Extraordinary milestone marked in ordinary fashion

Staff Writer
Columbus Monthly

EAST LIVERPOOL - Herschel Rubin says no one's ever too old to celebrate Hanukkah.

The one-time East Liverpool optometrist turns 100 in January, but when the sun goes down today, he'll be lighting his Hanukkah menorah just the way he has since he was a little boy.

"I'll say the prayers and then have dinner. It'll just be me and whoever happens to be here with me," Rubin said from his West Fourth Street home, where he's lived since age 10.

Although the eight-day Jewish holiday is most associated with children and young families, Rubin said he still enjoys keeping the traditions of Hanukkah. He has a brass menorah that dates back to his own childhood in East Liverpool and a colorful train menorah-he is an avid model train hobbyist-that is a more recent acquisition.

He enjoys explaining the proper way to light a menorah, starting with the shamash, or "leader" candle. On the first eve of Hanukkah, the shamash is used to light one candle. On the second eve, the shamash is used to light two candles, and so on.

He has a box of 44 colorful candles that he will use up by the end of Hanukkah, on the evening of Dec. 14. "At the end of the eight days, you've got all nine candles burning," he explained.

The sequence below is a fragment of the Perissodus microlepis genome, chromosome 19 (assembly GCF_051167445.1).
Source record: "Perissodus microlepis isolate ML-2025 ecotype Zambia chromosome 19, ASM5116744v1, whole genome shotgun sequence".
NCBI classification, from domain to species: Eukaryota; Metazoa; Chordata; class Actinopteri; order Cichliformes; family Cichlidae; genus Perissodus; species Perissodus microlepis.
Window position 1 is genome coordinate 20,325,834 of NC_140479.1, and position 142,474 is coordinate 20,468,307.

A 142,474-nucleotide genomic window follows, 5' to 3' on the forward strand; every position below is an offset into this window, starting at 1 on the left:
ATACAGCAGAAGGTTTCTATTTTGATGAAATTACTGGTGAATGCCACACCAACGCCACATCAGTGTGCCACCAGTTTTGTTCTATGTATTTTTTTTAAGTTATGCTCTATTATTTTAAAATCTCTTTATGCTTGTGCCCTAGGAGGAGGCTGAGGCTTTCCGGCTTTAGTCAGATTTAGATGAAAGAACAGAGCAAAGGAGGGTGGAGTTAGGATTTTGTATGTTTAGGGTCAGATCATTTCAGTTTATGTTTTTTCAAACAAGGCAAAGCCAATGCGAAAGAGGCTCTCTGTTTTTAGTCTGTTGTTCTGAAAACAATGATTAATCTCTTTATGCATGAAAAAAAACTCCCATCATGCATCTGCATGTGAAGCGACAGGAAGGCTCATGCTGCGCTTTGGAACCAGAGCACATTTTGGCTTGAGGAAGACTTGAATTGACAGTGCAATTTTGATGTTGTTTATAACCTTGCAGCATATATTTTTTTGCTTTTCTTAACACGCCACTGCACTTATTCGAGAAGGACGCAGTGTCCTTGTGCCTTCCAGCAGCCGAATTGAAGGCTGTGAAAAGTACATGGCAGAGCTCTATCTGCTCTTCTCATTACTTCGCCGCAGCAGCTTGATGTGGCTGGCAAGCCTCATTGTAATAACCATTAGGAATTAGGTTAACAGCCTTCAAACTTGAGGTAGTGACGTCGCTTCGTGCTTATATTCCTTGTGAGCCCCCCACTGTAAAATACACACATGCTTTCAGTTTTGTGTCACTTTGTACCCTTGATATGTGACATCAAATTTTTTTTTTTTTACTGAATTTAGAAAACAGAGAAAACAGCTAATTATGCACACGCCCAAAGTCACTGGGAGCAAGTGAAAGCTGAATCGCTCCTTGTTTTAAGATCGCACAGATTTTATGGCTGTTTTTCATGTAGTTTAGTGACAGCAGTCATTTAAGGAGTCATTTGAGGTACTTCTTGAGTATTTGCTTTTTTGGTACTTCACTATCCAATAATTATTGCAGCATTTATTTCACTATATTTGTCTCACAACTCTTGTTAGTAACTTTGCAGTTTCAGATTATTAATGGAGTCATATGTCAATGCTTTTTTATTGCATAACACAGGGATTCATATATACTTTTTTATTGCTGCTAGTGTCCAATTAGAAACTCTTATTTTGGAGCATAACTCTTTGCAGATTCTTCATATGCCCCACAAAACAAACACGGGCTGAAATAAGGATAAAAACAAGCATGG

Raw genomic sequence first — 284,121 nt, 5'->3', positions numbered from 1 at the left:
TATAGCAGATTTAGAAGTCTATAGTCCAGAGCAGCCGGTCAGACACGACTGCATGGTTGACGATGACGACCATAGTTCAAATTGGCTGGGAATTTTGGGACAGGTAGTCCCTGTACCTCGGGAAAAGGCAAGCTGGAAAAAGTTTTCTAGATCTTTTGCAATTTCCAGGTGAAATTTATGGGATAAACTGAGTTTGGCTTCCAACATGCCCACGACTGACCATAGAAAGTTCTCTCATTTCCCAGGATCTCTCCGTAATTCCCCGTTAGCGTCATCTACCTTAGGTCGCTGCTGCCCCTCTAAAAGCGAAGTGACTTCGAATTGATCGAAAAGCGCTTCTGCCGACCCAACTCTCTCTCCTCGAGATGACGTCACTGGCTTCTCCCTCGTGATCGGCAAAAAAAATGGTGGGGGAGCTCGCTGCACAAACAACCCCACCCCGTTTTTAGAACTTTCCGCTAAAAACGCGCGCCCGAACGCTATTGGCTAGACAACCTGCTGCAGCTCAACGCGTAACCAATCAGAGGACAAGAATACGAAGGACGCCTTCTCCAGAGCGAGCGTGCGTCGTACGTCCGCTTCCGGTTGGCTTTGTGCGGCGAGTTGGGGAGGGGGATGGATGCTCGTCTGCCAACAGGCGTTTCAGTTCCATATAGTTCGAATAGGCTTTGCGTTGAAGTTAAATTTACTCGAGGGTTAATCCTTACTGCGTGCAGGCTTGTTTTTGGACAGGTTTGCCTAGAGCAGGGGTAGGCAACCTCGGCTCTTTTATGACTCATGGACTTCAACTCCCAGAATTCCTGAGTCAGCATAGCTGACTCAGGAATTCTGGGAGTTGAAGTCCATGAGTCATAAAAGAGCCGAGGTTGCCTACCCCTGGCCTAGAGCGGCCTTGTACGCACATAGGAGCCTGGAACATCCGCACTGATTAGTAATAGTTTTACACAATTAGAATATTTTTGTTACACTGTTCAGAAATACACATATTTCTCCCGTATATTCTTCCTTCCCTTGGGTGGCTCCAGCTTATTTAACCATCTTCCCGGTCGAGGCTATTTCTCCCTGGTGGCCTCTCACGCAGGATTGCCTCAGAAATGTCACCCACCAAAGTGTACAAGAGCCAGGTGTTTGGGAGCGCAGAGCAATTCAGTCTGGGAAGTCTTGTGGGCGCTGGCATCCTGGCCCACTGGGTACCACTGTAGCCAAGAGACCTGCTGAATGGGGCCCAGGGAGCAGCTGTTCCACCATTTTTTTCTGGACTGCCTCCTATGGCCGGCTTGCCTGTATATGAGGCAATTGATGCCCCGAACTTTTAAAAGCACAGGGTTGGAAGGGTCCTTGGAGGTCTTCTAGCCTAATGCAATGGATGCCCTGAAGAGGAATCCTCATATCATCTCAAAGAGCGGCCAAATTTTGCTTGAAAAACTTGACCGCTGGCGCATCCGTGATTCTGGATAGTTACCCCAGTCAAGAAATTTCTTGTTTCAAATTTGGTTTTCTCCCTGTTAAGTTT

Once the candles are lit, Rubin will say a series of traditional Jewish blessings in English-three on the first night and two on all subsequent nights. The first one reads, "Blessed are you, O Lord our God, king of the universe, who has sanctified us by thy commandments, and commanded us to kindle the lights of Hanukkah."

The modern observance of Hanukkah traces its origins to the second century B.C., when the Syrian king Antiochus, while ruling over Jerusalem, issued a series of laws whose purpose was to eliminate Judaism. As described in 1 Maccabees and 2 Maccabees, Antiochus' actions provoked a revolt that ultimately resulted in the Jews retaking Jerusalem.

In the process of rededicating the Temple, the Jewish leaders had only enough oil for the Temple menorah-a nine-branched candelabrum-to last one day. The oil ended up lasting eight days, which was the time required to prepare a fresh supply of ritually-pure oil. The "miracle of the oil" is celebrated today in the daily lighting of the Hanukkah menorah.

Rubin's memories of Hanukkah as a child are hazy, but he said its observance was always at home around the dinner table-not at Temple B'nai Israel, the East Liverpool Reform synagogue he grew up attending. Gifts were given to the children, partly as a concession to the popularity of Christmas.

"The parents probably were pressured to have something for their kids that their Christian friends were having," he said. "Because of the fact that Christmas was so big, the Jewish children felt neglected. We did have some gift giving."

Later, while rearing his own children, Leon and Elsa Ann, with his wife, Elsa Sarah, they followed similar traditions. "We didn't make that big a deal of it," he said.